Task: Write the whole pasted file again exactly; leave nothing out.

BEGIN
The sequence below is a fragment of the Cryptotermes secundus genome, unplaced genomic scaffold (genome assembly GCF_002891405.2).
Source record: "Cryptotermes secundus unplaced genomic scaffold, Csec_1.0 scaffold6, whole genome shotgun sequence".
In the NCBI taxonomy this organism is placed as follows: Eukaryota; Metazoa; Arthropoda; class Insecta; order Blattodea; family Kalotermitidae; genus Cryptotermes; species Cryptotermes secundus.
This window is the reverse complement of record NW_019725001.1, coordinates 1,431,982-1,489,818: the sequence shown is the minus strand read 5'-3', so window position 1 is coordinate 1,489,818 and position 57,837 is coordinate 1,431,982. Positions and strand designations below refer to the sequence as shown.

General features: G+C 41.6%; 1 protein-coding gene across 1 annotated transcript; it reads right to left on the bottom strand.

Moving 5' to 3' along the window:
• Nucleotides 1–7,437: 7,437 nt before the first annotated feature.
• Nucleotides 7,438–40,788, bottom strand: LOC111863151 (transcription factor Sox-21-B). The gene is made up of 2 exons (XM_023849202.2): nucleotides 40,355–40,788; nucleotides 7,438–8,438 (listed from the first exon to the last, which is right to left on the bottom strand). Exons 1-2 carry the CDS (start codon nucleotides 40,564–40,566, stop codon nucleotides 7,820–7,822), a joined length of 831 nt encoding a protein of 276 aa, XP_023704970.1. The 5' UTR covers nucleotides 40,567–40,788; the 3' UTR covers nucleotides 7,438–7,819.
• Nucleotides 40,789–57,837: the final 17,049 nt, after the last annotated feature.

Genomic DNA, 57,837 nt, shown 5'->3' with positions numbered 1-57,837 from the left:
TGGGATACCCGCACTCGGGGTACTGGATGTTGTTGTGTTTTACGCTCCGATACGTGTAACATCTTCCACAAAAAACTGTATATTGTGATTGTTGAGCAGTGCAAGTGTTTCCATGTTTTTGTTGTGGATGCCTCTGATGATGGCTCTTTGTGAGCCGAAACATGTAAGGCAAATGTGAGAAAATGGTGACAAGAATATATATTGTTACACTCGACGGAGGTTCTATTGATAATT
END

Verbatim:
The sequence below is a fragment of the Cryptotermes secundus genome, unplaced genomic scaffold (genome assembly GCF_002891405.2).
Source record: "Cryptotermes secundus unplaced genomic scaffold, Csec_1.0 scaffold6, whole genome shotgun sequence".
In the NCBI taxonomy this organism is placed as follows: Eukaryota; Metazoa; Arthropoda; class Insecta; order Blattodea; family Kalotermitidae; genus Cryptotermes; species Cryptotermes secundus.
This window is the reverse complement of record NW_019725001.1, coordinates 1,431,982-1,489,818: the sequence shown is the minus strand read 5'-3', so window position 1 is coordinate 1,489,818 and position 57,837 is coordinate 1,431,982. Positions and strand designations below refer to the sequence as shown.

General features: G+C 41.6%; 1 protein-coding gene across 1 annotated transcript; it reads right to left on the bottom strand.

Moving 5' to 3' along the window:
• Nucleotides 1–7,437: 7,437 nt before the first annotated feature.
• Nucleotides 7,438–40,788, bottom strand: LOC111863151 (transcription factor Sox-21-B). The gene is made up of 2 exons (XM_023849202.2): nucleotides 40,355–40,788; nucleotides 7,438–8,438 (listed from the first exon to the last, which is right to left on the bottom strand). Exons 1-2 carry the CDS (start codon nucleotides 40,564–40,566, stop codon nucleotides 7,820–7,822), a joined length of 831 nt encoding a protein of 276 aa, XP_023704970.1. The 5' UTR covers nucleotides 40,567–40,788; the 3' UTR covers nucleotides 7,438–7,819.
• Nucleotides 40,789–57,837: the final 17,049 nt, after the last annotated feature.

Genomic DNA, 57,837 nt, shown 5'->3' with positions numbered 1-57,837 from the left:
TGGGATACCCGCACTCGGGGTACTGGATGTTGTTGTGTTTTACGCTCCGATACGTGTAACATCTTCCACAAAAAACTGTATATTGTGATTGTTGAGCAGTGCAAGTGTTTCCATGTTTTTGTTGTGGATGCCTCTGATGATGGCTCTTTGTGAGCCGAAACATGTAAGGCAAATGTGAGAAAATGGTGACAAGAATATATATTGTTACACTCGACGGAGGTTCTATTGATAATT